How Lawyer Moms of America quickly gained 10,000 members to oppose family separations
Natalie Roisman/Wilkinson Barker Knauer.
A new group called Lawyer Moms of America, formed to oppose separation of immigrant families, has quickly grown to 10,000 members, thanks to social media.
The group is planning a Day of Action on June 29, even though President Donald Trump signed an executive order Wednesday to end family separations.
Lawyer Moms says the executive order is silent on the status of more than 2,345 immigrant children who are already separated from their families, and the group is urging they be reunited. And the group is concerned about families being held indefinitely in what could amount to internment camps.
Lawyer Moms also points to an “escape clause” in the executive order allowing separation of immigrant children if remaining with families would pose a risk to their welfare. If detention facilities are substandard, housing children with parents could meet the definition of a risk to welfare. And it is unclear whether families can remain together for more than 20 days if the courts refuse to modify a settlement agreement requiring the release of children or a transfer to licensed facilities after that time period, the group says.
Lawyer Moms will focus on Congress, with plans to visit lawmakers in all 50 states on June 29 to seek a legislative fix.
The ABA Journal spoke with Natalie Roisman, a member of Lawyer Moms of America and a partner at Wilkinson Barker Knauer in Washington D.C., about how the group grew so quickly. Here are her edited remarks, provided by email:
ABA Journal: Who formed Lawyer Moms of America? When and why was it formed?
Roisman: Essentially, this is the story of how four moms in a Facebook thread grew to an organization of 10,000 in a little over a week. LMA grew out of discussions in broader “lawyer mom” networking groups, where members were horrified to discover that children were being taken from their parents at the border, sometimes without an opportunity to even say goodbye.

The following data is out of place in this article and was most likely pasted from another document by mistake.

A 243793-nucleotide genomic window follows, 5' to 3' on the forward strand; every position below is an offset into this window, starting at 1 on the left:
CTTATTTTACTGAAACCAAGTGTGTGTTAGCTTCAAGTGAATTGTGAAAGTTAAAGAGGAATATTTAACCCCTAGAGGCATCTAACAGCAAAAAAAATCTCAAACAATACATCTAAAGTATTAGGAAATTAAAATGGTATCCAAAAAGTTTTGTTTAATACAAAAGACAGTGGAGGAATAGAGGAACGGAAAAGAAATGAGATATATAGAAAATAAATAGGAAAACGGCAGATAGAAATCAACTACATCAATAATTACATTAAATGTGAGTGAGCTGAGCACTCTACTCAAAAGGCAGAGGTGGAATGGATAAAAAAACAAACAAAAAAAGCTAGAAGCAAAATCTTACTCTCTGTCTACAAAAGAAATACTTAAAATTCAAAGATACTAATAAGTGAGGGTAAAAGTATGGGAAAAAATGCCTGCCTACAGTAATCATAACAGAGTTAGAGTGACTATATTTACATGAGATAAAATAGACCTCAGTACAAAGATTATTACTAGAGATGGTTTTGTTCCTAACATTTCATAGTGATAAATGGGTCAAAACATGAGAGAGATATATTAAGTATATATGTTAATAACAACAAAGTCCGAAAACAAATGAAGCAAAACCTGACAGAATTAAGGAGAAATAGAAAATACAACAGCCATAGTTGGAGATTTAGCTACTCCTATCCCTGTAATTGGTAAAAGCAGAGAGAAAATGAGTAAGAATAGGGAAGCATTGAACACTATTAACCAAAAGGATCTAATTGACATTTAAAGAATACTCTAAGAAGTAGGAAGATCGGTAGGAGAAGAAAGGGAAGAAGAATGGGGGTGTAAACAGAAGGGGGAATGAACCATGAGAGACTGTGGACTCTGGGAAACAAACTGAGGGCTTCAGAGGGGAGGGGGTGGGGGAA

Tovah Kopan (of New Jersey), Erin Albanese (of Washington state), Laura Latta (also of Washington state), and Elizabeth Gray Nuñez (of Georgia) were united by an idea to “make some noise” that would be effective in pushing the federal government to change its policy. The four focused on the intersection of their professional training and commitment to uphold the Constitution with their personal lives as mothers.
They decided the group would be intentionally nonpartisan, believing that the inhumanity of this policy should transcend politics. They also wanted from the beginning to welcome supporters who are not lawyers or moms, but to keep the perspective of the group’s message focused on voices of lawyer moms.
ABA Journal: How did you find so many members? How can new people join the group?
Roisman: We’ve done this largely through the power of social media. The founding four members knew from their experience in lawyer mom Facebook groups that others in those groups would jump quickly to join LMA, volunteer for leadership roles, and spread the word. Many of the lawyer moms and other members of LMA have used their broad social and professional networks to recruit others.
We also have connected with a wide range of other professional, community and faith organizations to ask them to support the effort and get the word out. Our allies include Moms Rising, Lawyers for Good Government, and Physician Moms Group. We expect a number of other allies to co-sign our letter in the days to come. The group will remain open to anyone who wants to support these efforts and, ideally, participate in the Day of Action and delivery of the open letter to members of Congress.
Those who are interested can find our Facebook page and our (soon-to-be-launched) website and connect with state and local subgroups from there.
Spelling of Nuñez’s name corrected on June 22.
ABAJournal.com: “Want to stop separation of immigrant families? ABA plans grassroots effort, while new group forms”
New York Times: “G.O.P. Moves to End Trump’s Family Separation Policy, but Can’t Agree How”